December 2011 Archive

When depression looms, some of we puling land carcasses walk their way to a lighter state of being. Myself, I write poetry. Possibly of the Vogon variety, however it affords me a sense of satisfaction to be of the knowledge that I am an undiscovered poetry genius who is being thwarted only by the hegemony of the baby-boomers. One day I shall be an adult among adults and my works will be disseminated in libraries worldwide. I am quite happy to post others’ worthy works; email me and I will view and possibly post. In honour of my imminent departure from these shores:


Steve sat at his ‘well-hung’ newsreaders desk.
He reflected idly on the subject matter, extended his arm and flicked the head from an impertinent Tall Poppy.
The chatter fades as the blonde flower head lands on the carpet and rolls.
He lowers his voice and continues.            
No matter where you go
You’re never far from a South Islander.
No matter where you go
You’re never far from a brassy JAFA.
No matter where you go
You’re never far from an iron-man competition or the provinces A&P.
No matter where you go
You’re never far from the works of Billy T
No matter where you go
You’re never far from Shortland St repeats on TV.
No matter where you go
You’re never far from ubiquitous misogyny.
No matter where you go
You’re never very far from the sea.
No matter where you go
You’re never far from someone who knows an MP.

No matter where you go
You’re never far from family.
No matter where you go
You’re never far from a native tree.

No matter where you go
You’re never far from an umu or a hangi.

Or a Warehouse sausage sizzle.

No matter where you go it always rains on Christmas day.
As the tears from Ranginui and Papatuanuku
mingle and drift
from the sky down
to the sea.

Venture not far ye shorn lamb of mixed descent.
For this land still bears the imprint of your feet.
And the wind of your departure
Rustles through the trees.
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I’m leaving the place I have come to call home for the last eleven years. I am feeling rather sentimental and am mulling over the friendships I have to leave behind. If your other half is your “rock”, your female friends are your anchors. I’ve often thanked the heavens for my best friend in the last eight years of starting our family.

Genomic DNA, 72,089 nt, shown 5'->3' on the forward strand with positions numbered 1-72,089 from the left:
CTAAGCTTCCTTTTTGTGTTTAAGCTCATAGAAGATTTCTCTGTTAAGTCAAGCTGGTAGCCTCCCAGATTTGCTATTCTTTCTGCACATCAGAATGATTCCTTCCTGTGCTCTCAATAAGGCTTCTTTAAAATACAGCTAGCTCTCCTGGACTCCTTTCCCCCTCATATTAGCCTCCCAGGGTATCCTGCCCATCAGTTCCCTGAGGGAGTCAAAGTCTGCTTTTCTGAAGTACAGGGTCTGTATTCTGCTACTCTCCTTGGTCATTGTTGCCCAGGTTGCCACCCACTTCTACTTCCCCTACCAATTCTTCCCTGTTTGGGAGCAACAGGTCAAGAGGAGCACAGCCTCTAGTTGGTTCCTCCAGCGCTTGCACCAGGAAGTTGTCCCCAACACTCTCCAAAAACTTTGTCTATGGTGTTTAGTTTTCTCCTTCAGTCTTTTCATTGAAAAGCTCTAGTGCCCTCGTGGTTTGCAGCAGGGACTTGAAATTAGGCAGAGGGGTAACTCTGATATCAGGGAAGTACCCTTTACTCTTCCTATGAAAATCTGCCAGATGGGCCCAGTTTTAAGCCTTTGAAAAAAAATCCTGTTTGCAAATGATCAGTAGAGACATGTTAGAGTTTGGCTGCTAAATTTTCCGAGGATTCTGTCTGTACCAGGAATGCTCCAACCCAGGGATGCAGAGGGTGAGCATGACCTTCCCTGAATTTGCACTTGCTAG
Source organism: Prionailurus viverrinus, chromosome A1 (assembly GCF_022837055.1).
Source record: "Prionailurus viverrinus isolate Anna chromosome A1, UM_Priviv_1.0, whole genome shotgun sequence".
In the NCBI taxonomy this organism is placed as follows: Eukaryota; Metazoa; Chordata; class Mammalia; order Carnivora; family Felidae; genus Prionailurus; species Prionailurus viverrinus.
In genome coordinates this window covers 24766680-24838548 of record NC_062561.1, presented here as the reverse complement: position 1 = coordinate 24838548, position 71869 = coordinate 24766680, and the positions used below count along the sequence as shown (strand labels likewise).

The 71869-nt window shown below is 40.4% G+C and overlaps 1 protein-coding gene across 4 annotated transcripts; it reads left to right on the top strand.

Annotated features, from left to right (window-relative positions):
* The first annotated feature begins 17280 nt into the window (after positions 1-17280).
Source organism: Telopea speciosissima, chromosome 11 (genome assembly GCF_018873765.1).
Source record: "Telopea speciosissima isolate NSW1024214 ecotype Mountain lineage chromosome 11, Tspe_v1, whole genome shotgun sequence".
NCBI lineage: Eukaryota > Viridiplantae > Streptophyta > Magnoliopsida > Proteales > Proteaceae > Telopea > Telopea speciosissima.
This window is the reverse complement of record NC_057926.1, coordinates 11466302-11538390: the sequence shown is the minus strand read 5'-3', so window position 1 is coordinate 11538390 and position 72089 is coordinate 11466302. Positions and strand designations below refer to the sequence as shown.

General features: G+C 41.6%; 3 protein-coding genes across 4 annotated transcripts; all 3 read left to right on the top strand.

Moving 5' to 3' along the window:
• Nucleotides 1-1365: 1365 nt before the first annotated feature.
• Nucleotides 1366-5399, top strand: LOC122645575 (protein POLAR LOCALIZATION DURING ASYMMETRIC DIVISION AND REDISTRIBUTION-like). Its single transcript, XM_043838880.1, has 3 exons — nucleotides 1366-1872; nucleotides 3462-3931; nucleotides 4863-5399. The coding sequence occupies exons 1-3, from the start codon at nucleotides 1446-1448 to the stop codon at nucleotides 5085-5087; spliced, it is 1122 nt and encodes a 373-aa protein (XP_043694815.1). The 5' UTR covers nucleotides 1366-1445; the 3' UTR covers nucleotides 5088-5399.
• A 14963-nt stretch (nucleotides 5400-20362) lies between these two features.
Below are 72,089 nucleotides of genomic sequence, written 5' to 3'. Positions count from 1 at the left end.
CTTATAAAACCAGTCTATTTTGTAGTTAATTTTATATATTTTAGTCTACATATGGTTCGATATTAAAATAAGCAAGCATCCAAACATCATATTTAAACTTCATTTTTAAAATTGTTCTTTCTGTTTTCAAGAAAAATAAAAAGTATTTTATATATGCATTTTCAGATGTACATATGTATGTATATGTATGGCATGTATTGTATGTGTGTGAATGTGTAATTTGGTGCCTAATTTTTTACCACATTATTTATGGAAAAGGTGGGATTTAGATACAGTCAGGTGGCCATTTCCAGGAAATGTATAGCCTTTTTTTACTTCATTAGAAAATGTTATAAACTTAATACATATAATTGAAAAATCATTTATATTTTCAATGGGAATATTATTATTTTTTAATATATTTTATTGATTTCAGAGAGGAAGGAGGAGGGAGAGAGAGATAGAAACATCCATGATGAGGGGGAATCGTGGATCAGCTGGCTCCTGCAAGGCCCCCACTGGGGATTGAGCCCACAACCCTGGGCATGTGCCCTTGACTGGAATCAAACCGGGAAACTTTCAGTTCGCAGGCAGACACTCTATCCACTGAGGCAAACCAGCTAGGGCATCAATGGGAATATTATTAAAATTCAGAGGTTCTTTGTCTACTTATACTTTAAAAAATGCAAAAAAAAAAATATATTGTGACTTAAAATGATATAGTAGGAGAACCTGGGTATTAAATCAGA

A best friend is someone who rushes over at 2am on New Years Eve to watch your children and sleep on your couch so your husband can attend your babies’ emergency delivery. She attends your delivery as your midwife. She gives you the news that you will be having a general anaesthetic and you won’t be meeting your babies for a while.

You cry and joke about childbirth, you hold hands and go out on the sound of her counting.

She holds the babies up to your unconscious face to bond. Whilst doing so she sheds tears on you. You know this because the anaesthetist dobbed her in later. 
She has twins too, and like you with yours she feared for their lives in the early days.
She is your neighbour, she shares a similar sense of humour, she has a disability and so do you. Her sons are in the same year at school as yours; your children play together, she is your sister; you just met her. She’s a prolific Facebook poster and a blogger, just like you. 

Late at night you read her updates and snortle into your husbands sweaty elcove* She’s a feminist, a 1950’s housewife and politically is the polar opposite to you.

You laugh over men and Shirley Conran, you drink coffee, share gossip and tell dirty jokes. She predicted the sex of your baby after talking to a pounamu. 

You tell her all your life secrets. She forgives you your trespasses and joins you for a meal regardless. You’ve known her since university and wish you could catch up more. You both have commitments, and newborns; periodically you exchange your news.